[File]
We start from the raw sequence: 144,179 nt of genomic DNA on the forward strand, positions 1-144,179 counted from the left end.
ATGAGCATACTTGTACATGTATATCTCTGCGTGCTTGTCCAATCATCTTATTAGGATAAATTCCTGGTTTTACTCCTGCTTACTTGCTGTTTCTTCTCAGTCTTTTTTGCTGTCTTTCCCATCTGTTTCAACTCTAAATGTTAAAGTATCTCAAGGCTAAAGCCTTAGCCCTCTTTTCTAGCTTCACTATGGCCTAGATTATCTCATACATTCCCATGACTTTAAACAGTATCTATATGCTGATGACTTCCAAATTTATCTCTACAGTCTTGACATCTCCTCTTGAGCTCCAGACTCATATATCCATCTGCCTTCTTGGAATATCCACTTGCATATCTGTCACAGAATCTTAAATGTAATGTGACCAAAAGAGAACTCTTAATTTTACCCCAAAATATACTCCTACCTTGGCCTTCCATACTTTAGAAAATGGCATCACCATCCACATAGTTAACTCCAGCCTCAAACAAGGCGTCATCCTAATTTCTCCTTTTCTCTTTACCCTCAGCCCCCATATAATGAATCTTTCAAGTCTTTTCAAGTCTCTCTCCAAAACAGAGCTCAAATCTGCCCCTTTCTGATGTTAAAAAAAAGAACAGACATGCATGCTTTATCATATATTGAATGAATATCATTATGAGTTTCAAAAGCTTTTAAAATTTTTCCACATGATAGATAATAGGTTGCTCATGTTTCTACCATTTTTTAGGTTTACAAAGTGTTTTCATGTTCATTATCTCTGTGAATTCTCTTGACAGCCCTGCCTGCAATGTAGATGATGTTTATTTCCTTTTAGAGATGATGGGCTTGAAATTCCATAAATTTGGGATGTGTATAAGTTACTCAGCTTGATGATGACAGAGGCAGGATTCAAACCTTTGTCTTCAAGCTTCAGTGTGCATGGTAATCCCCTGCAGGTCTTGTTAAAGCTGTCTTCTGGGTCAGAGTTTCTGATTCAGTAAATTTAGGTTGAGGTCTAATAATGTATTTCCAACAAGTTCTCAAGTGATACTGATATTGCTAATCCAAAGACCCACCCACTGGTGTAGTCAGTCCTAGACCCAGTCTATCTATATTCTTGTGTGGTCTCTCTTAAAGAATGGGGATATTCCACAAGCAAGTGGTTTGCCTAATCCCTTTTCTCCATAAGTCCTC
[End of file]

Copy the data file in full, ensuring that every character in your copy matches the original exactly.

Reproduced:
We start from the raw sequence: 144,179 nt of genomic DNA on the forward strand, positions 1-144,179 counted from the left end.
ATGAGCATACTTGTACATGTATATCTCTGCGTGCTTGTCCAATCATCTTATTAGGATAAATTCCTGGTTTTACTCCTGCTTACTTGCTGTTTCTTCTCAGTCTTTTTTGCTGTCTTTCCCATCTGTTTCAACTCTAAATGTTAAAGTATCTCAAGGCTAAAGCCTTAGCCCTCTTTTCTAGCTTCACTATGGCCTAGATTATCTCATACATTCCCATGACTTTAAACAGTATCTATATGCTGATGACTTCCAAATTTATCTCTACAGTCTTGACATCTCCTCTTGAGCTCCAGACTCATATATCCATCTGCCTTCTTGGAATATCCACTTGCATATCTGTCACAGAATCTTAAATGTAATGTGACCAAAAGAGAACTCTTAATTTTACCCCAAAATATACTCCTACCTTGGCCTTCCATACTTTAGAAAATGGCATCACCATCCACATAGTTAACTCCAGCCTCAAACAAGGCGTCATCCTAATTTCTCCTTTTCTCTTTACCCTCAGCCCCCATATAATGAATCTTTCAAGTCTTTTCAAGTCTCTCTCCAAAACAGAGCTCAAATCTGCCCCTTTCTGATGTTAAAAAAAAGAACAGACATGCATGCTTTATCATATATTGAATGAATATCATTATGAGTTTCAAAAGCTTTTAAAATTTTTCCACATGATAGATAATAGGTTGCTCATGTTTCTACCATTTTTTAGGTTTACAAAGTGTTTTCATGTTCATTATCTCTGTGAATTCTCTTGACAGCCCTGCCTGCAATGTAGATGATGTTTATTTCCTTTTAGAGATGATGGGCTTGAAATTCCATAAATTTGGGATGTGTATAAGTTACTCAGCTTGATGATGACAGAGGCAGGATTCAAACCTTTGTCTTCAAGCTTCAGTGTGCATGGTAATCCCCTGCAGGTCTTGTTAAAGCTGTCTTCTGGGTCAGAGTTTCTGATTCAGTAAATTTAGGTTGAGGTCTAATAATGTATTTCCAACAAGTTCTCAAGTGATACTGATATTGCTAATCCAAAGACCCACCCACTGGTGTAGTCAGTCCTAGACCCAGTCTATCTATATTCTTGTGTGGTCTCTCTTAAAGAATGGGGATATTCCACAAGCAAGTGGTTTGCCTAATCCCTTTTCTCCATAAGTCCTC